All the time. All. The. Fucking. Time! It brings me so much happiness when I’m writing a story and it’s really flowing, when all the parts are coming together; and it’s an amazing feeling when I finish it. Even more amazing when that story finds a home—fifteen years after my first sale, and it’s still just as exciting to get an acceptance as the first time. But I started out with specific goals in mind, and every year I’ve had to downgrade those goals. I’m not going to make a living at writing. I’m not going to get a Big 5 book deal. I’m not going to be a participant in any “golden age” of horror, present or future. There are other goals that I’ve had to cross a line through—it doesn’t mean I can’t write, but I do have to go through a period of adjustment every time, to get over the disappointment so I can move on with some level of enthusiasm. I think everyone who’s an artist does this. There are those of us who achieve wild levels of artistic and financial success, and then there are the rest of us just muddling along, trying to temper our expectations while remaining hopeful that what we do still matters.
Can you please describe your writing space?
Well, right now it’s a mess! It’s a very small room—supposedly a “second bedroom” but really more of a true office-sized space—with a desk and hutch, a large Ikea bookcase, and an old leather chair piled with books. I had it set up perfectly for years, and then the pandemic came along and overnight it became my day job workspace as well. Hence the mess. Before March, I had lots of horror paraphernalia and decor: posters, Alien xenomorph and Lovecraftian statues, not-safe-for-work research books, far more skulls and occult items than I’m pretty sure the normal home office has… I had to remove a lot of that when I started tele-conferencing with my work colleagues. I mean, I could have joked about it, but we live in an age of severe uncertainty in all parts of life, and I want to be as professional in my work conferences at home as I am at work—I’m not about to lose my job because of a fucking plastic skull. And then I had to clear out half of the bookcase to make room for hundreds of documents that are continually being mailed to me, that I have to scan and file into a database before mailing to one of our storage facilities. (And then I had to find room for all of this stuff in my already cramped apartment, but that’s another story.) So basically, the ambience of my writing space is currently less “awesome horror artifacts, cool books, and creepy writing inspiration” and more “printer/mailing station, office supply closet, and sad work cubicle.” I’m thrilled to still have my job, though, so I’m not complaining at all. I’m just trying to handle the sudden throes of transition, as we all are.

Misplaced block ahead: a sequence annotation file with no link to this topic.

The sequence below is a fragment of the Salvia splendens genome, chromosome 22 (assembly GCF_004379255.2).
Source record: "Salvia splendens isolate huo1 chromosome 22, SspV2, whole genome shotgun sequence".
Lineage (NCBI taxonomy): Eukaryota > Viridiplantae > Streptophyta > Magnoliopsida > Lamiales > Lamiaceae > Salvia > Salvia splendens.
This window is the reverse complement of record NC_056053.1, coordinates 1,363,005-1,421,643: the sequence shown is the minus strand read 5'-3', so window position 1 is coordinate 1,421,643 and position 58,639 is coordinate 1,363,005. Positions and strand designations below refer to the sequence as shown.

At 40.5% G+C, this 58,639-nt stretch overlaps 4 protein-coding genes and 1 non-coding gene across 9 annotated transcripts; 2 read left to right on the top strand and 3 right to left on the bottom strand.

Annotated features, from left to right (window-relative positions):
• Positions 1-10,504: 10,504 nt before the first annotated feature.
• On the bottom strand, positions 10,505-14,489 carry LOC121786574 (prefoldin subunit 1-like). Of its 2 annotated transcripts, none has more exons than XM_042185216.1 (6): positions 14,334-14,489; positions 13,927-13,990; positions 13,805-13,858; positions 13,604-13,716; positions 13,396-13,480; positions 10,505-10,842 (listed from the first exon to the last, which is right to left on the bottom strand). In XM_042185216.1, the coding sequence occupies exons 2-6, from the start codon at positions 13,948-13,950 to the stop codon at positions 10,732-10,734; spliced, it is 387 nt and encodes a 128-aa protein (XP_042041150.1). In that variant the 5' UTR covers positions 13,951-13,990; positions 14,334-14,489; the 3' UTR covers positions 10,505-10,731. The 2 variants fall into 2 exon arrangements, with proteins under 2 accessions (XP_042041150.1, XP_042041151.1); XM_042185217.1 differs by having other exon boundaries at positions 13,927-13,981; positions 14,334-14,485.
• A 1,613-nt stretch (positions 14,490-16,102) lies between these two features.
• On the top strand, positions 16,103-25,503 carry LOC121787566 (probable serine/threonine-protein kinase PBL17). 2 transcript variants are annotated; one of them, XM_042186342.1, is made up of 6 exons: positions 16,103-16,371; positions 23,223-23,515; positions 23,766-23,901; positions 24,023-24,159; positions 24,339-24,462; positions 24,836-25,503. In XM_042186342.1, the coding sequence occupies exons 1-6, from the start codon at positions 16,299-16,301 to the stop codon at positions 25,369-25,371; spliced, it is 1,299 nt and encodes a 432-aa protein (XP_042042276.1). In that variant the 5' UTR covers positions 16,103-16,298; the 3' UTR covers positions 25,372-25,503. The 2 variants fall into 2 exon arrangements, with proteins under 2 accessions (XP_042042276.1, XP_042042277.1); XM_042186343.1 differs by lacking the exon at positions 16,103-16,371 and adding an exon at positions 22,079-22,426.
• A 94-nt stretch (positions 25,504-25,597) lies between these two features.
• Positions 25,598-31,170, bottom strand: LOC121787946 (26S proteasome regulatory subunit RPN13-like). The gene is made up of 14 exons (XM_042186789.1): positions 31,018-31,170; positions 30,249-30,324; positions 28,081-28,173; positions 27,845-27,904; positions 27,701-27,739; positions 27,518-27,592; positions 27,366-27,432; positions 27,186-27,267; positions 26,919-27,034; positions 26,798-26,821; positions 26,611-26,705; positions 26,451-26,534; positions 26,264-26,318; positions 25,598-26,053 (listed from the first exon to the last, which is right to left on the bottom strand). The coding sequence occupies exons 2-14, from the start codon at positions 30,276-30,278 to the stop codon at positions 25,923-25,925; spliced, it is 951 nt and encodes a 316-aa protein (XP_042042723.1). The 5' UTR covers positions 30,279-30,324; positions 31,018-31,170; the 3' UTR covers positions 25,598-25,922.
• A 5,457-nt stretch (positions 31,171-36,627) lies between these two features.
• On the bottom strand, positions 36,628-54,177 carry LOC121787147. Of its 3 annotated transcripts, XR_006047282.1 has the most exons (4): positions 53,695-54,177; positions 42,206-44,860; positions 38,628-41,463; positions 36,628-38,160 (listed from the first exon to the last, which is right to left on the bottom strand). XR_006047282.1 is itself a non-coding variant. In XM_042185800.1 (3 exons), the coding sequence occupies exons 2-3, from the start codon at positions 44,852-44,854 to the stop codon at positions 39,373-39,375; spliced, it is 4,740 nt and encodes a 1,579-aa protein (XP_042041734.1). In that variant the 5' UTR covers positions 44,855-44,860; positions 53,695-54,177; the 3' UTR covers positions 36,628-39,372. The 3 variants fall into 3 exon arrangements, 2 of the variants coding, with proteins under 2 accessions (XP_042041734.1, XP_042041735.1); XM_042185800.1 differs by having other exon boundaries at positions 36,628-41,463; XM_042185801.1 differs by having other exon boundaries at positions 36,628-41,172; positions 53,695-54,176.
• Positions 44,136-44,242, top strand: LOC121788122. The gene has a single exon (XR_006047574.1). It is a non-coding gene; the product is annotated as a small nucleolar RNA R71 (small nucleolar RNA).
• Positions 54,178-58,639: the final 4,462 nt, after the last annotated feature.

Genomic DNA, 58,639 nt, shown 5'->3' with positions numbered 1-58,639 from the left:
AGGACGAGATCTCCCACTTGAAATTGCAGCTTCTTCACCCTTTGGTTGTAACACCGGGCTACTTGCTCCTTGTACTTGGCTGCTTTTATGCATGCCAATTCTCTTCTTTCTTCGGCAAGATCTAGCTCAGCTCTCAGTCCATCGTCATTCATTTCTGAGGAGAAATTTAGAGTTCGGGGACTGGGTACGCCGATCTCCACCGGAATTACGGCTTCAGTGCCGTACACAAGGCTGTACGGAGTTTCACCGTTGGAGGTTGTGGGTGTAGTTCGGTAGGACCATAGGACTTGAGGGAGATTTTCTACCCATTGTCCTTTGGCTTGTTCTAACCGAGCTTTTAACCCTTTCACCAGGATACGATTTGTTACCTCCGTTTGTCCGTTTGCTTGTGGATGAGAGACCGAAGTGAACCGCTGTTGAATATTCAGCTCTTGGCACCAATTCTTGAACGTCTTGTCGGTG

Should writing be used to influence political, religious, social, environmental views, etc.? Do your own views show up in your writing?
If an author wants their fiction to influence people about certain viewpoints, then they should absolutely create that type of fiction—that kind of passion and conviction can make for amazing and transformative art. But it’s not something I ever specifically set out to do. I’m sure my own political and religious opinions are in my writing, but I don’t write specifically to express those views—it’s not what I’m thinking about when I’m working on a story. When I’m writing, I’m concentrating on whether the plot makes sense or not, if the character is well-rounded and believable, if the world building is solid, and on all the little details in between. I think if any of my personal viewpoints are visibly on display in my writing, they’re the ones concerning sex, gender, and power—and I’m never consciously trying to imbue my stories with those things, they’re automatically there because those are the things I deal with in my life every day.
Who is your favorite character that you’ve written?
I’m being very truthful when I say I don’t have a favorite character. Looking back, I have to say I love all of the characters I’ve written to varying degrees. Some more than others, but there really isn’t one that stands out as a favorite. However, I’m always more in love with the characters I have yet to write or am in the middle of writing about. I’m also a little more in love with the characters I’ve written about in projects that end up trunked or abandoned—I feel I owe it to those girls and women to revisit them at some later point and get them into stories and novels that actually sell. Maybe someday I’ll write the character that makes me say “okay, she’s it, she is the queen of all Livia Llewellyn protagonists,” but I haven’t done it yet.